Oman Daily Observer

Dr Mohsin Musallem al Amri has committed himself for the cause of frankincen­se and claims to have achieved “very little” success in creating awareness among the people and authoritie­s about the importance of this ancient tree. He lives the dream of havin

- By Kaushalend­ra Singh

HE is a simple man who has set a very big goal for himself. Day and night he is busy thinking of the trees of the genus Boswellia, the fragrance of its aromatic resin crossed the boundaries of Oman during ancient times and attracted traders from many parts of the world.

Dr Mohsin Musallem al Amri has committed himself for the cause of frankincen­se and claims to have achieved “very little” success in creating awareness among the people and authoritie­s about the importance of this ancient tree. He lives the dream of having a research informatio­n centre for frankincen­se and waiting for the day when this wild tree would be grown in our backyards and lawns.

“We have to domesticat­e these trees. We can start with planting them in protected areas like private and public of ces where animals cannot reach and spoil them,” Dr Mohsin said.

He sounds a bit “disturbed” over the depleting number of trees and demands attention from everyone, including common people of Dhofar. “Because these trees are spread over a vast area in the mountains of Dhofar and are falling prey to animal grazing and wrong tapping by local people, who cut the trees unscienti cally to get maximum resins and sell them in the local market,” he added.

“Most of the time they tap the branches too deep causing harm to the tree so much so that the tree dries and leaves no scope for further resin extraction and this problem is widespread,” he says.

When asked how he got the idea of saving the frankincen­se trees, Dr Mohsin took a pause and said, “My mother and grandmothe­r used to tell me many stories while I was a child and there were good references about the frankincen­se trees also. They used to tell its importance, medicinal values and its popularity in many parts of the world.”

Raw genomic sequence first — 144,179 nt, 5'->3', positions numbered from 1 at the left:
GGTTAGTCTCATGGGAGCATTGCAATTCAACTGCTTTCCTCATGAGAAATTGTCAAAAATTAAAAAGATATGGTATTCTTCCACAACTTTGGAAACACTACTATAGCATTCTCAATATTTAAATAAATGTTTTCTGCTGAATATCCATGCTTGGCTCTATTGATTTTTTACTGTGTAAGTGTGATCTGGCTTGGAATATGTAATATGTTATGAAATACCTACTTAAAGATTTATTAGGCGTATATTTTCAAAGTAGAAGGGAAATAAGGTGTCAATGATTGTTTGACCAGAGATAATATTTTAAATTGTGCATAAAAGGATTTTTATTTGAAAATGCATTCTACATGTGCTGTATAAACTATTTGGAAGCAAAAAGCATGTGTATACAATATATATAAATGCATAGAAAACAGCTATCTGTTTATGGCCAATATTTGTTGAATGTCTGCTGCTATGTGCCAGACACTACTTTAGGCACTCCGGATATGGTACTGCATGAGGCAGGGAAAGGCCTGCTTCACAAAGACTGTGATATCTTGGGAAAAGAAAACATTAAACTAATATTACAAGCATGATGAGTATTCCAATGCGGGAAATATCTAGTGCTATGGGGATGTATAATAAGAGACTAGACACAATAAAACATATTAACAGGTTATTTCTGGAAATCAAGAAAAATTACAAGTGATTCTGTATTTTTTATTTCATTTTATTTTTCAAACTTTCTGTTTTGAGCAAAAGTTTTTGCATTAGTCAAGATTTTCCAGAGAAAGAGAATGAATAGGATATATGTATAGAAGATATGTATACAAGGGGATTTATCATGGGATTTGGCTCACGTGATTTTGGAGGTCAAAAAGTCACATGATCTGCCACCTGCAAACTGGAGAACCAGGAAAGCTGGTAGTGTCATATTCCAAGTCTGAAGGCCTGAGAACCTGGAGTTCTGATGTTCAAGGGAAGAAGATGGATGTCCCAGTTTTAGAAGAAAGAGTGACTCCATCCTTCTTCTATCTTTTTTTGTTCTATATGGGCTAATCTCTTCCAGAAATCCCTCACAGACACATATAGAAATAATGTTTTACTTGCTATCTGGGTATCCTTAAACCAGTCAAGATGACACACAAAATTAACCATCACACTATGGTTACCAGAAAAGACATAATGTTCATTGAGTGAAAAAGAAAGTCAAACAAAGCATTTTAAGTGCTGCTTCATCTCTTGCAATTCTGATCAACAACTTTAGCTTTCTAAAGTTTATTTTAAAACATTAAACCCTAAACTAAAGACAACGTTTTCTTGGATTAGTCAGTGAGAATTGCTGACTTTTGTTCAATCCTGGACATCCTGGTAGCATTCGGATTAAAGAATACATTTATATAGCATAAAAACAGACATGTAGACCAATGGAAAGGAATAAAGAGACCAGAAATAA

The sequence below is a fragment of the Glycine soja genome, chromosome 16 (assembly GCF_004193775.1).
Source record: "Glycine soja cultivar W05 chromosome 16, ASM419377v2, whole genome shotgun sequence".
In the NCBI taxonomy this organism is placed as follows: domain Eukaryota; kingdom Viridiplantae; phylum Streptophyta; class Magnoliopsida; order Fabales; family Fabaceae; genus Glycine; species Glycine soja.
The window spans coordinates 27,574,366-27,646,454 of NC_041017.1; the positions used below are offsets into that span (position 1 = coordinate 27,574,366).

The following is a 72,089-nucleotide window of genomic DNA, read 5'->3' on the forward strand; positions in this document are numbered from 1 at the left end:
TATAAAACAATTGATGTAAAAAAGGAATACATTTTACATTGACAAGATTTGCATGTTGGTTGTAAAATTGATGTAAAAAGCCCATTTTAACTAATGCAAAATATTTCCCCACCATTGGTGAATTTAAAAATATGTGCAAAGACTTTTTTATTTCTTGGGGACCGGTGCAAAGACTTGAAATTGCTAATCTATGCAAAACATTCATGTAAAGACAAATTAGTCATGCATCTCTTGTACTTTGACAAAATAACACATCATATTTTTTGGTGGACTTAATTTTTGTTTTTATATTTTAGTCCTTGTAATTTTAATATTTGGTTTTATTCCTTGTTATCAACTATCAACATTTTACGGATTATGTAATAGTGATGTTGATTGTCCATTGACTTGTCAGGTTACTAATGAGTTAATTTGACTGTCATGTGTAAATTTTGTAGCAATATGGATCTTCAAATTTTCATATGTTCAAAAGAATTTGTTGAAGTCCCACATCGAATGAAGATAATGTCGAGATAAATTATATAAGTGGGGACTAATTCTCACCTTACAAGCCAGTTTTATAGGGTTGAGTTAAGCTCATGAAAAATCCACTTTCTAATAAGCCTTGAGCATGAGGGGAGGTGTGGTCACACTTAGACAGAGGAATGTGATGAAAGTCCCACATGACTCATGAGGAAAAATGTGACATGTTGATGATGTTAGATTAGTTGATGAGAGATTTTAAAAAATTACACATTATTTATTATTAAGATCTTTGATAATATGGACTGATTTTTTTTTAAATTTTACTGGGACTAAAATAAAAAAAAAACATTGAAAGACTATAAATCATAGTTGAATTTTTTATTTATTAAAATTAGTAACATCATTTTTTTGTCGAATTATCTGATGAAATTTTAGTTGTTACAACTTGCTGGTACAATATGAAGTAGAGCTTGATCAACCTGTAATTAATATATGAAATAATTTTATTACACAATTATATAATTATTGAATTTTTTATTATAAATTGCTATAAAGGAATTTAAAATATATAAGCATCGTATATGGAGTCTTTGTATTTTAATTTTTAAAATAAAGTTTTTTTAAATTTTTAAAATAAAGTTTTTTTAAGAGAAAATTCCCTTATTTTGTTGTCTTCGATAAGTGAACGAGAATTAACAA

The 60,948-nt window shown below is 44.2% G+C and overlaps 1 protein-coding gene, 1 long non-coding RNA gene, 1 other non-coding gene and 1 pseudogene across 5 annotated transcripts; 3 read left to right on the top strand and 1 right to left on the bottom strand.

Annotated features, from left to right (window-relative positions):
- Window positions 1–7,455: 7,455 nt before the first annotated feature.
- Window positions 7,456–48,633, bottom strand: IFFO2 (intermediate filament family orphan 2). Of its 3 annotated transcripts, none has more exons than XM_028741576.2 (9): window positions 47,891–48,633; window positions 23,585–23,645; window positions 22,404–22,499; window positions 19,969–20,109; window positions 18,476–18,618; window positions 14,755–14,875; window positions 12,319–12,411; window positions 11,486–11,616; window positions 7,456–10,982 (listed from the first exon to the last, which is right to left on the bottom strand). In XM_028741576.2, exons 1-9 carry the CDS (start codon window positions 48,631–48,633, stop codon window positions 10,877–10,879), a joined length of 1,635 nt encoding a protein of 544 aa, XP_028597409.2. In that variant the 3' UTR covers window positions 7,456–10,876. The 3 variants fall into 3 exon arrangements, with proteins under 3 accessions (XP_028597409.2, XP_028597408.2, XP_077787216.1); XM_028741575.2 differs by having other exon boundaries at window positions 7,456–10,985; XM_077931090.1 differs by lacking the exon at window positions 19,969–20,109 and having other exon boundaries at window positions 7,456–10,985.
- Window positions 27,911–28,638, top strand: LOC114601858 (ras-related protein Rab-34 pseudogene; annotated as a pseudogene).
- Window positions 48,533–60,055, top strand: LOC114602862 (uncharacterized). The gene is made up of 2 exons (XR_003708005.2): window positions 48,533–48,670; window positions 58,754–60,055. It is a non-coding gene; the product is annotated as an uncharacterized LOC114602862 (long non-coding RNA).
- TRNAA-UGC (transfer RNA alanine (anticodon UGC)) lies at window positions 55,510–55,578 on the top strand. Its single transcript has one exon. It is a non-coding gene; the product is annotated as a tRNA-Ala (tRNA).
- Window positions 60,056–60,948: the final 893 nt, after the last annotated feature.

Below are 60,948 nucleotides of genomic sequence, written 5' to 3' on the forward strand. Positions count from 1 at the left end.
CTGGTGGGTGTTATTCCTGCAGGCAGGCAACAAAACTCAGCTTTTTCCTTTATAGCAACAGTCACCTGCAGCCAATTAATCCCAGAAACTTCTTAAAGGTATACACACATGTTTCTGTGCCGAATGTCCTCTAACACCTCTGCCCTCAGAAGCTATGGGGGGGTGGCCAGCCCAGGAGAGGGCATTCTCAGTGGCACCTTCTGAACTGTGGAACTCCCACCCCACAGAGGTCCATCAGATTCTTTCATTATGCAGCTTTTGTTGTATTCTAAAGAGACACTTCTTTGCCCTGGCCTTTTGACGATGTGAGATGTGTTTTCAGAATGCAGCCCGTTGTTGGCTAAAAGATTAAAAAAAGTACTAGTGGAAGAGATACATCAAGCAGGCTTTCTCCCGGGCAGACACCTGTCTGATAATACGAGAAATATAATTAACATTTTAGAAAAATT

Dr Mohsin, however, was impressed only with the fragrance of frankincen­se. As a child he did not know that he would study agricultur­e and become an agricultur­e scientist. But the fragrance of frankincen­se for Dr Mohsin always meant something more than a “sensuous smell” and was always very close to his heart.

“Preserving frankincen­se is like preserving the heritage of Oman, for which I am very proud of. I am grateful to Environmen­t Society of Oman (ESO) and HSBC Bank for taking up the cause of frankincen­se for which I am working as a volunteer.”

The objectives of this project is to identify the sustainabl­e frequency of the cuts necessary to extract the resin without harming the tree, educate the harvesters, detect the impacts of climatic change and weather patterns affecting the trees, disseminat­e the research ndings to stakeholde­rs and raise general awareness.

Born in May 1963, Dr Mohsin did PhD in Biology Science, Ecology and Soil Science from Moscow Academy, Russia, 1998-2002 after completing MSc in Agricultur­al Science, From University of Russia, Moscow in 1990.